Ofcom also says it may be possible to enable licensed mobile use in specific high-traffic locations while allowing Wi-Fi use elsewhere. Ofcom is also pressing for international harmonisation of hybrid sharing 6GHz, to enable economies of scale for equipment production.
As well as problems with 6GHz, the Wi-Fi 7 standard is still in development and is not expected to be released until sometime in 2024. However, some pre-certified equipment is already being released, so manufacturers must be confident in Wi-Fi 7 and the use of unlicensed 6 GHz, as any early-release products may not offer all of the features that will be available once fully-certified Wi-Fi 7 devices are released.

It is early days for Wi-Fi 7, as Wi-Fi 6 and 6E have not yet been widely deployed. However, in a few years’ time, will Wi-Fi 7 with or without 6GHz be fast enough in Britain? Or will Rail Engineer be reporting on the release of Wi-Fi 8, with even faster data rates and features we can only dream of?

Only time will tell.

Paul Darlington CEng FIET FIRSE
Paul Darlington CEng FIET FIRSEhttp://therailengineer.com

Signalling and telecommunications, cyber security, level crossings

Paul Darlington joined British Rail as a trainee telecoms technician in September 1975. He became an instructor in telecommunications and moved to the telecoms project office in Birmingham, where he was involved in designing customer information systems and radio schemes. By the time of privatisation, he was a project engineer with BR Telecommunications Ltd, responsible for the implementation of telecommunication schemes included Merseyrail IECC resignalling.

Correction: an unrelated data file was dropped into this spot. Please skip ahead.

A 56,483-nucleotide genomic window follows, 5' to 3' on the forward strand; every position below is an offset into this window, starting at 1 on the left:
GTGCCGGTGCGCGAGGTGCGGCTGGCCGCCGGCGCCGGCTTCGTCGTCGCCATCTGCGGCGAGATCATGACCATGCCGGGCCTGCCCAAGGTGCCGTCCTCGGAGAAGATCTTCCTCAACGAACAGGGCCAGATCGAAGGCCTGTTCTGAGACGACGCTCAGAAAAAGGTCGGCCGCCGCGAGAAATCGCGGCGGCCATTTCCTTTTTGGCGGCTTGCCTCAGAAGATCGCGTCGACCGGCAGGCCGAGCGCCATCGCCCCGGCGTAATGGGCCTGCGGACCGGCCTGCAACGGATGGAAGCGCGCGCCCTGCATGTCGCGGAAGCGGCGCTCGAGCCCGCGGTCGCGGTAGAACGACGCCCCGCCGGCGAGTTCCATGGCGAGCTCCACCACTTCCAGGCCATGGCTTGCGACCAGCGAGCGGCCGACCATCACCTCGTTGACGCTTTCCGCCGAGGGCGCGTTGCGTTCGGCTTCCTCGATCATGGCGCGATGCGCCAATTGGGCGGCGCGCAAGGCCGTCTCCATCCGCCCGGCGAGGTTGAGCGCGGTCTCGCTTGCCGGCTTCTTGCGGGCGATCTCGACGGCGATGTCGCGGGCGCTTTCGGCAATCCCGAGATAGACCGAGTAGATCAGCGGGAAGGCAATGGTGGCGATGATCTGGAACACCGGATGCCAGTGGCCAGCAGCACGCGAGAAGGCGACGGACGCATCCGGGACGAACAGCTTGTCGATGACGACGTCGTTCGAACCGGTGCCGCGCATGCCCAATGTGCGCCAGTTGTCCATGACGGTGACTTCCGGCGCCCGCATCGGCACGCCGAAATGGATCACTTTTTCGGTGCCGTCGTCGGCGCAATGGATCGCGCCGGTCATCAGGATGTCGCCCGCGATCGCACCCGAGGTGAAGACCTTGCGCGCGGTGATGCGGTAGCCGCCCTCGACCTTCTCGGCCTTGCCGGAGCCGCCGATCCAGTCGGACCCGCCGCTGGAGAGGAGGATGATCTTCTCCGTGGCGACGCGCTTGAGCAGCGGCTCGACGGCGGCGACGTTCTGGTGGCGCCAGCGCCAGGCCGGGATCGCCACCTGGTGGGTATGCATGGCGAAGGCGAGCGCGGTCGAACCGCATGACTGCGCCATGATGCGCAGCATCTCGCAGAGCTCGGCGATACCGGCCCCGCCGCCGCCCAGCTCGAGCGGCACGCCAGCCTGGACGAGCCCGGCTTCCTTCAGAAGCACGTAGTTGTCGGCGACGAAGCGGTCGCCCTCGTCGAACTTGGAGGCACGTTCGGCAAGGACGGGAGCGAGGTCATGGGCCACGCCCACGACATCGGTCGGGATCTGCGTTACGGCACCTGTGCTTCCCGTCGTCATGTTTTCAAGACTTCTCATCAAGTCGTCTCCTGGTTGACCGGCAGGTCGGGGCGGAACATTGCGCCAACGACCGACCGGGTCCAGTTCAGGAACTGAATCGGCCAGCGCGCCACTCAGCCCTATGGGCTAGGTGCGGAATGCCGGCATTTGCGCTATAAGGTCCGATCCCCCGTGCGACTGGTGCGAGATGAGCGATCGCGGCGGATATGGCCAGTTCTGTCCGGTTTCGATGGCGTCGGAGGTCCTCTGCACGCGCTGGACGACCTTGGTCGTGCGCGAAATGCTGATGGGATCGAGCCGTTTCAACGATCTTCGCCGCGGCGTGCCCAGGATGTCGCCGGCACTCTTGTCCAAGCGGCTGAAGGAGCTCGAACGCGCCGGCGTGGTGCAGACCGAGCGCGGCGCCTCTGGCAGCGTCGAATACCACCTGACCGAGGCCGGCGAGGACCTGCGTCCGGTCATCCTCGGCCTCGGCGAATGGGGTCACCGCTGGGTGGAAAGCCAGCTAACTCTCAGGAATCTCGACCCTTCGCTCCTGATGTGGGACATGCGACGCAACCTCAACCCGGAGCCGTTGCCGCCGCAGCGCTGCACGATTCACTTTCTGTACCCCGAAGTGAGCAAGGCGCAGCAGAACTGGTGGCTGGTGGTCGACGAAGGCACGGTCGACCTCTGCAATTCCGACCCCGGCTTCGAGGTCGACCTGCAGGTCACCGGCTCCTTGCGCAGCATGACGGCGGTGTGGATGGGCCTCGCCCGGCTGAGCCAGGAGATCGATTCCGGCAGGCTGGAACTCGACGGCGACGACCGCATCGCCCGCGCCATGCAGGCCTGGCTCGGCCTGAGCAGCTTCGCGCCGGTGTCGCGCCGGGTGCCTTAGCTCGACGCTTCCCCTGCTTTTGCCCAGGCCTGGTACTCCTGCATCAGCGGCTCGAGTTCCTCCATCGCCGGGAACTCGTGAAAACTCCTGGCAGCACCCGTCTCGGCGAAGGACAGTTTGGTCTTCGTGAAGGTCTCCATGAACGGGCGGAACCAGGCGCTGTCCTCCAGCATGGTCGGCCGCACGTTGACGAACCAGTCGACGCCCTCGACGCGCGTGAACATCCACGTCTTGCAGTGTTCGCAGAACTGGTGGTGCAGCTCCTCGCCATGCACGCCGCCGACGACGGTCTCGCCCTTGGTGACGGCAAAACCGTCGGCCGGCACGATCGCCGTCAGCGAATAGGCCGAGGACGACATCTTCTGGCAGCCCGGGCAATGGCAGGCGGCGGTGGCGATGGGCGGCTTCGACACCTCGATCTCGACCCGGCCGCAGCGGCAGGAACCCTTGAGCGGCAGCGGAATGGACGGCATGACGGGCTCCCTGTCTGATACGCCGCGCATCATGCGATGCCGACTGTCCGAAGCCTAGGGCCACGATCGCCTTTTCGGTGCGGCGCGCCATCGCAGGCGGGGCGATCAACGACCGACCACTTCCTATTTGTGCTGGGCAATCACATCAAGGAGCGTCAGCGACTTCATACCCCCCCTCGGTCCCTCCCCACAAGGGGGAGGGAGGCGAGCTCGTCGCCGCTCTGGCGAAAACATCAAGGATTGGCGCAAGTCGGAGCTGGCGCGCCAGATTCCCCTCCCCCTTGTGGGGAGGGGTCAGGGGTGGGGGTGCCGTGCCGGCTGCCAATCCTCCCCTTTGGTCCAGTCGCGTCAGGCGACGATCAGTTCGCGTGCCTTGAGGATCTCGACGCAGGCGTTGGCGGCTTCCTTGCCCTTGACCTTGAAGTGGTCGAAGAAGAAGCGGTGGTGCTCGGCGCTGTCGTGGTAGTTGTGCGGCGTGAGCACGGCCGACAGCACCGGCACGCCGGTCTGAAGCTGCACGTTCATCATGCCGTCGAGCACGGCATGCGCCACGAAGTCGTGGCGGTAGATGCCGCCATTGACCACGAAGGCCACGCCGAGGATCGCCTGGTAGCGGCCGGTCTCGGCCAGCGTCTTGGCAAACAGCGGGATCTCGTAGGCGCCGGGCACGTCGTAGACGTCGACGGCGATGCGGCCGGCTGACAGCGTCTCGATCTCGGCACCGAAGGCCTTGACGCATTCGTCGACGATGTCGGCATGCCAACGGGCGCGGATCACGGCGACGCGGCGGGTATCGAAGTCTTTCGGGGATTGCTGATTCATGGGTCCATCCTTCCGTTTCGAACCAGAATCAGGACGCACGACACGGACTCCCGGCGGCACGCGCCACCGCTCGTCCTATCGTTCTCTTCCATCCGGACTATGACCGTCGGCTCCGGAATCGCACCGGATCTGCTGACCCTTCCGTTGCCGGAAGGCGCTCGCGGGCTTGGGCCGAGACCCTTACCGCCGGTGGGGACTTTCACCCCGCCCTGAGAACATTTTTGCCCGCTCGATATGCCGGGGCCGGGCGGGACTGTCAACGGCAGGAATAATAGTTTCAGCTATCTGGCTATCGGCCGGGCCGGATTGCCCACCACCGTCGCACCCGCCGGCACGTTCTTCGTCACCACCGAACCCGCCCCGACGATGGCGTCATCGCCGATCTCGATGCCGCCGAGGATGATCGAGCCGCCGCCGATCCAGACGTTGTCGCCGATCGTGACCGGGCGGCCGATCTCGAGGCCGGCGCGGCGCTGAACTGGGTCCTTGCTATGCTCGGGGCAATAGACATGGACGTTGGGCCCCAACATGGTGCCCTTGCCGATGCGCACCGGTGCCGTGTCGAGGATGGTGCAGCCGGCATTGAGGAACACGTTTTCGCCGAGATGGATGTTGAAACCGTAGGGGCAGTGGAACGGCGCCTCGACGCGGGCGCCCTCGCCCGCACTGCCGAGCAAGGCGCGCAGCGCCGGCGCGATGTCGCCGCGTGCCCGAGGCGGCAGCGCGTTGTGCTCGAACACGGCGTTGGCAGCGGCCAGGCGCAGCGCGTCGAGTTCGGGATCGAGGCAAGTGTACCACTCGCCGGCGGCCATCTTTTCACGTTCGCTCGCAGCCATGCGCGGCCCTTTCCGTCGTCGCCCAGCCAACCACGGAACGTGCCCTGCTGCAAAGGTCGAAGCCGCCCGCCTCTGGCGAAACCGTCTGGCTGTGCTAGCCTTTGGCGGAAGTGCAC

With the inception of Railtrack, Paul moved to Manchester as the telecoms engineer for the North West. He was, for a time, the engineering manager responsible for coordinating all the multi-functional engineering disciplines in the North West Zone.

His next role was head of telecommunications for Network Rail in London, where the foundations for Network Rail Telecoms and the IP network now known as FTNx were put in place. He then moved back to Manchester as the signalling route asset manager for LNW North and led the control period 5 signalling renewals planning. He also continued as chair of the safety review panel for the national GSM-R programme.

After a 37-year career in the rail industry, Paul retired in October 2012 and, as well as writing for Rail Engineer, is the managing editor of IRSE News.